NDA’s Gina Kerscher Returns From Semester of Study in France


Senior Gina Kerscher at the Eiffel tower before going to meet her host family.

Ava Vande Corput, Staff Writer, Advanced Journalism

We often think about how foreign exchange students come from all over the world to attend school at Notre Dame, but we seldom think about a Notre Dame student going abroad.

Gina Kerscher, a senior at Notre Dame Academy, is the second student in NDA history to study abroad as a high school international student.

“My family has hosted two different exchange students before, and I always found it interesting to learn about different cultures. I thought it would be cool to speak another language, so I decided to start looking at the possibility of going abroad. After some research and talking to other people who have gone abroad, I knew that this was something I wanted to do,” said Kerscher.

Last semester Kerscher decided on studying in France because she loved her French class, the language and the culture.

Before heading off to France, Kerscher went to New York for a day of orientation where she met 40 other students who were also going to France.

After a day of orientation, Kerscher was off to France with 40 other students with the same goals and mindset.

“After landing in Paris, we met with every exchange student from all over the world before going to our host families. There were 280 of us who were here to learn French and about the culture. It was so nice to meet everyone because we all had the same mindset. We all clicked fast, and I made tons of new friends from all over the world,” the senior said.

The next morning Kerscher took a five-hour train ride to the little village in southwest France where her host family lived.

“I was so nervous to meet my family for the first time, but everyone was so nice. After getting to meet my family, I put my things away and got ready for school Monday morning,” said Kerscher.

The next morning Kerscher attended Lycée Arnaud Daniel School in Ribérac. The school facility is larger than NDA but only has about 500 students.

“I walked up to the school gate where all the teens stood smoking, and seeing this made the little butterflies in my stomach go wild. I didn’t understand why this was a dream of mine because I am super shy and don’t like to stand out in the crowd. My host mom dropped me off at my first class and told a girl standing by the door that I was American. After this, she just left me there, and I started to freak out. I said ‘hello’ in the best French accent I could, but I was still scared out of my mind. Then the teacher walked into the room, started rambling in French and I became completely clueless,” said Kerscher.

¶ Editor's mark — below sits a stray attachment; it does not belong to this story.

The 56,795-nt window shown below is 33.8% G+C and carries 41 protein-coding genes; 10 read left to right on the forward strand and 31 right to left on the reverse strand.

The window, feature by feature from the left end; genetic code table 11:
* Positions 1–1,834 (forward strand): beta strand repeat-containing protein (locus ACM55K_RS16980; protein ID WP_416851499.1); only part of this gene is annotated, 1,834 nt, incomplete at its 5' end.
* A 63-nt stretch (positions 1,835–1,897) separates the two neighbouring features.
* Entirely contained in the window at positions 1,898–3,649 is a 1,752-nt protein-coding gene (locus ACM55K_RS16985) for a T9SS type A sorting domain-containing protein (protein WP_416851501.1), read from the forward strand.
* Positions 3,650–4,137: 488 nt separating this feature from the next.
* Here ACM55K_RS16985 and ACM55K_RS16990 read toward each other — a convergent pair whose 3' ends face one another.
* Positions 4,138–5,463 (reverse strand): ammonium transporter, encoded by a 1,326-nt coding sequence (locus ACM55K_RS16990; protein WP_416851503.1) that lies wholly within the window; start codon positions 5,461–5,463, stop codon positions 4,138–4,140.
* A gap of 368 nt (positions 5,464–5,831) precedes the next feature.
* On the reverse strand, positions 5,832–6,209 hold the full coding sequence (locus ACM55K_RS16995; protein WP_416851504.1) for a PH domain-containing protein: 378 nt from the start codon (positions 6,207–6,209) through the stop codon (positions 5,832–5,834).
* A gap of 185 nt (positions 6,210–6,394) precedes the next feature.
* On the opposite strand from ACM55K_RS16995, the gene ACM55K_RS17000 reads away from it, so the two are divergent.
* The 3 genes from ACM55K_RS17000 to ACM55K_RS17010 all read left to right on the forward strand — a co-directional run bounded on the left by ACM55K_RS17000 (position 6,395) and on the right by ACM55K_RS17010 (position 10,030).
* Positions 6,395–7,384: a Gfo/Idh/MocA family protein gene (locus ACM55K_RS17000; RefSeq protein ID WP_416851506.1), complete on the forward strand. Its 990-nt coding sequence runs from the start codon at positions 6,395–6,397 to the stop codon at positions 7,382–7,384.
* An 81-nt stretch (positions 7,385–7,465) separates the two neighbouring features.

Kerscher and her classmates at her school in France

After listening to the teacher for awhile longer, people began to say “oui” to names being called out.

Kerscher patiently waited for her name to be called by the teacher, but it never was.

“The teacher then spoke again, and the girl next to me raised her hand. As the teacher and student were talking, I was trying my hardest to get a grasp at least what they were saying. Then the room went silent. Everyone looked at me. I was more confused than I ever was. At this point, I had a feeling I was supposed to say something. I took a deep breath hoping I wouldn’t sound as scared as I was, and I said, ‘I am sorry I do not understand.’ Then even the people that weren’t looking at me already, whipped their heads to get a look at this strange American sitting in the back of the class. A girl in the front said in English, ‘You what you name is?’ At this point all I wanted to know was why had I wanted to go on exchange to France,” said Kerscher.

Kerscher and her closest friends in France

The longer Kerscher stayed in France, the more she started to catch on to the language and the culture.

“The most difficult part for me was the language. Although I had taken three years of French, I found out I didn’t know anything when I arrived. I knew how to say my name, how are you, I like pizza and, most importantly, that I don’t understand. I wanted to know what people were saying so bad that it would give me a headache.Thankfully after about two months, my French progressed immensely, and I was starting to like my life there a lot more,” Kerscher stated.

Kerscher also became involved with playing tennis in France because she was on the tennis team at Notre Dame.

Other than playing tennis in the city, Kerscher focused on studying and doing her homework after a school day that went from 8:00-5:30 p.m.

Overall Kerscher had a pleasant experience in France and wishes she was still there.

“The best part was not one moment or one day but a collection of things. My favorite part of this was all of the time I spent with my host family and friends. I loved learning about how the teenagers live in France and being a part of their activities. These little moments are the ones I miss the most right now,” stated Kerscher.

Kerscher and her host family

Even though Kerscher had a rough start in France, she encourages other students to study abroad.

“There are endless stories I could tell, but all I have to say is if you are thinking about doing it, go for it. Don’t be afraid to step out of your comfort zone. I was always a reserved person, and I am very shy. I never liked to be put in the spotlight, but this experience has taught me that confidence truly is essential. It was honestly the best five months of my life. Not only did I learn a new culture and meet some of my best friends in France, but I now have a friend on every continent. Above all of the friends and cultural experiences, I have learned so much about myself and grown as a person,” said Kerscher.